The Pontevedrians have come to drown their sorrows and spend their last francs at Chez Maxime. Gaiety prevails until Camille unwisely appears – hoping, of course, to meet Valencienne. The Pontevedrians, led by Valencienne, jeer at him. Her mockery, however, is more emotional than patriotic.
Hanna suddenly appears and accepts Camille’s unwillingly offered arm. This is too much for Danilo who advances to challenge him to a duel, but Hanna and Valencienne intervene. The Baron perceives, from his wife’s protection of Camille, that his fears are not without foundation and resignedly accepts the inevitable.
All have left and Hanna stands forlornly alone. Danilo quietly returns and folds her into a loving embrace that turns into an ecstatic waltz.
Isabelle Oster has dreamed of being a prima ballerina her entire life, so when the only male dancer backs out of the fall production, she’s devastated. Without a partner, she has no hope of earning a spot with the prestigious Ballet Americana company. Until hot jock Garret practicing stretches in one of the studios gives Izzy an idea, and she whips out her phone. But does she really want this badly enough to resort to blackmail?
All-state tight end Garret Mitchell will do anything to get a college football scholarship. Even taking ballet, which surprisingly isn’t so bad, because it means he gets to be up close and personal with the gorgeous Goth girl Izzy while learning moves to increase his flexibility. But Izzy needs him to perform with her for the Ballet Americana spot, and he draws the line at getting on stage. Especially wearing tights.
This young adult romance involves an aspiring football player and an aspiring ballet dancer. They’re thrown together when our hero – recovering from an injury – is encouraged to take up ballet to help with his football – his flexibility in particular.
Unlike most young adult books I’ve read recently, this one was written in the third person.
I like books where the characters have particular ambitions and talents they’re working with. I didn’t have a normal childhood or adolescence, with everyone in my family involved either in the theatre or elite sport, and I’m always going to pick up a book with these themes.
It seems the author knows a thing or two about American football, but not enough about ballet to convince me. As you would expect, I know NOTHING about American football (other than that they wear scaffolding when they play!), but it seems she did a good job with that aspect of the book.
The heroine starts off highly unlikeable, blackmailing the hero into dancing with her by filming him in the ballet studio and threatening to show it at school. Nobody who does ballet would ever do anything like this. I knew guys who kept their ballet lives a secret, and not even the meanest person at the studio would have been awful enough to do what she did.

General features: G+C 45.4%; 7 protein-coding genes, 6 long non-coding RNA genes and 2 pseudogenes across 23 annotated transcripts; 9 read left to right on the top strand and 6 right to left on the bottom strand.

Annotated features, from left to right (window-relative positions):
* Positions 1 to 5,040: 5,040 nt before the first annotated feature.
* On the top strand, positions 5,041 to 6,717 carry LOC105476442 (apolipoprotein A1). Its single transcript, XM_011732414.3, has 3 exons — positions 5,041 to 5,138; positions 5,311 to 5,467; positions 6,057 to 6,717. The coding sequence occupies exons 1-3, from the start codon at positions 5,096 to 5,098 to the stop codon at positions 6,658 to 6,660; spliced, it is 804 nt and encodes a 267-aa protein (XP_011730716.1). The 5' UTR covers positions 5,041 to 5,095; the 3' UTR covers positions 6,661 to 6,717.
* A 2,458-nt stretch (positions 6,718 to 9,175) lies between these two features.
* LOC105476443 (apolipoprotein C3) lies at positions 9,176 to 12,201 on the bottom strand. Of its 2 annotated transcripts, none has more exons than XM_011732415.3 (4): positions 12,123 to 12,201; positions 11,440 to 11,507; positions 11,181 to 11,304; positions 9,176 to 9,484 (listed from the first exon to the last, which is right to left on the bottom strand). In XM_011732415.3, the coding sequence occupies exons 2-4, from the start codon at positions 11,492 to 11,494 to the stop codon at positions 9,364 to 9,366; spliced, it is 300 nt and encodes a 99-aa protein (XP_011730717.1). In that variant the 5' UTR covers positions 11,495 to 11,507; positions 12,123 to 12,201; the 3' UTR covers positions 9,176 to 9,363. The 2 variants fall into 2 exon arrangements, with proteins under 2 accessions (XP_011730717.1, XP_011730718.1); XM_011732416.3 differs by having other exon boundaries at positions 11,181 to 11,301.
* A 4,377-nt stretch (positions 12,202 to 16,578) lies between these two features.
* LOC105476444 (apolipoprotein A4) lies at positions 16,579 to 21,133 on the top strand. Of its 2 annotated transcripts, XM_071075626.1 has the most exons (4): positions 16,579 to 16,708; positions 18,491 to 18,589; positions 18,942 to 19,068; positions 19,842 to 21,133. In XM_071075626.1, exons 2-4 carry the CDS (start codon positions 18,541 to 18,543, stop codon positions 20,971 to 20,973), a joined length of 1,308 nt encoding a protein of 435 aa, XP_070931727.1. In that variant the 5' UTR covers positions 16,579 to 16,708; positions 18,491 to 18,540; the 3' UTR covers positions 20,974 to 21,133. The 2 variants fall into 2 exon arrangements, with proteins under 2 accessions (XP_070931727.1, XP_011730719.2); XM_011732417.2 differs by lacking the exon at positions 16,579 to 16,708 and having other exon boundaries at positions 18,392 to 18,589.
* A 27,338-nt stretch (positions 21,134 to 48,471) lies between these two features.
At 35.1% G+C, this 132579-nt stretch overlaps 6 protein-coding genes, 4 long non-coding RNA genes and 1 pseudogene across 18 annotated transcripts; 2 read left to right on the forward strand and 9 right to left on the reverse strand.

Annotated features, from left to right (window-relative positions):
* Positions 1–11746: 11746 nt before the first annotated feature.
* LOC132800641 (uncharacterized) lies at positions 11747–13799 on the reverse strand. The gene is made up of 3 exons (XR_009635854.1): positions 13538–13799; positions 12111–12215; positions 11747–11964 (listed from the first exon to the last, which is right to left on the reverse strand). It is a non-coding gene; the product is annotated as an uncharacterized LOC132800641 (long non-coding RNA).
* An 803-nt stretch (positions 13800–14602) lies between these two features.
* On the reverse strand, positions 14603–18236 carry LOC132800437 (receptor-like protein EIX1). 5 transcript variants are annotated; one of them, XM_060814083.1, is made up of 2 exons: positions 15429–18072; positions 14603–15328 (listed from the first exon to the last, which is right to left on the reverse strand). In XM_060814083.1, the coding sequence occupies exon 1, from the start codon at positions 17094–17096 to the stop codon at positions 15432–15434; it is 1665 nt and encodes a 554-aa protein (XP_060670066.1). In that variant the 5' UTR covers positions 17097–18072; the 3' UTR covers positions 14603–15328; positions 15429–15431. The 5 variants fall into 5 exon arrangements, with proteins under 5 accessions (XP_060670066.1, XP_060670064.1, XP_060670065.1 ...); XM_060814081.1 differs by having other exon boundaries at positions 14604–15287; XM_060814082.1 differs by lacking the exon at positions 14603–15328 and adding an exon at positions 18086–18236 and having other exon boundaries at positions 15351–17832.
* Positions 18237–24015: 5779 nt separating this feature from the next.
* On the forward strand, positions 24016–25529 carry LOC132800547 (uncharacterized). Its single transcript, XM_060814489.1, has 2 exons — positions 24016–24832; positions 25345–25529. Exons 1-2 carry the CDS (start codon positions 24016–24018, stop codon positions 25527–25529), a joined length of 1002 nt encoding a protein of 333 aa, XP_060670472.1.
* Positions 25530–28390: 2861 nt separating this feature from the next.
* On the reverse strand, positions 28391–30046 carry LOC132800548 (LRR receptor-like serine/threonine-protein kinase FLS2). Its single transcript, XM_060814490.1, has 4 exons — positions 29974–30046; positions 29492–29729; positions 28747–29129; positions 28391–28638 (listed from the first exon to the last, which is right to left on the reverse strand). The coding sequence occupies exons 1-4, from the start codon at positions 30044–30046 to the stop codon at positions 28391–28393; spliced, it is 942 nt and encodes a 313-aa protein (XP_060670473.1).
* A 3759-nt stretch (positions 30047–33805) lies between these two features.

Thankfully, the nastiness is resolved fairly fast, because I wouldn’t have been able to keep reading otherwise.
Now, I’m always going to be nitpicky with the ballet, and it’s no different here. I’ll just mention three things, though:
#1 It’s a ballet barre, not a “bar”, as it is referred to a number of times. You hold it; you don’t drink at it!
#2 I was horrified by the personal “ballet” lessons the hero received. Ballet is dance, not “stretching”. The guy walked into the studio cold, and with zero warmup was stretching beyond his (very limited) capabilities. A guy who can’t bend to touch his knees has no business throwing a leg up on a barre over a metre high.
This wasn’t ballet; it was muscle-tearing!
#3 No, people don’t wear princess costumes to ballet class. This is what ballet students look like when they’re in the studio:
Entangled’s Crush line is category romance for teens, so this is a shortish read, where the action moves along at a pretty fast pace. Offsetting Penalties is a decent little read to pass an afternoon – just don’t nitpick like me!
Review copy provided by NetGalley.
Here is some Irish dancing (minus todays’ bizarre fashions) for you for St Patrick’s Day. This is Reel Around the Sun from Riverdance in 1996, just after Michael Flatley left to choreograph sexist things like the “Strip Jig“.
In this video Michael – I danced at Trump’s inauguration because nobody else would – Flatley has been replaced by the fantastic, nine-time World Champion Colin Dunne (to Flatley’s one title!). He comes onstage at about 2:25. Just watch his feet…
Before everyone gets drunk (the pub we’re planning to go to starts celebrations at **8am**!!), I’d like to remind people this is a shamrock:
The three leaves have symbolism connected to the Holy Trinity and Saint Patrick.
And this thing with four leaves so many think is a shamrock is, in fact, not:
Also, happy birthday to my uncle, whose middle name just happens to be Patrick. I wonder why that is!
The romantic ballet La Sylphide premiered in Paris on the 12th of March, 1832. The ballet was created by Italian choreographer Filippo Taglioni as a showcase for his ballerina daughter Marie, the dancer generally credited with being the first to ever dance en pointe.
As the original production was lost, French choreographer Pierre Lacotte used old records and images to recreate a new production for the Paris Opera in the 1970s.
This promotional photograph by Francette Levieux is from the revival. It features Michaël Denard as James and Ghislaine Thesmar in the title role. Thesmar is the wife of Lacotte.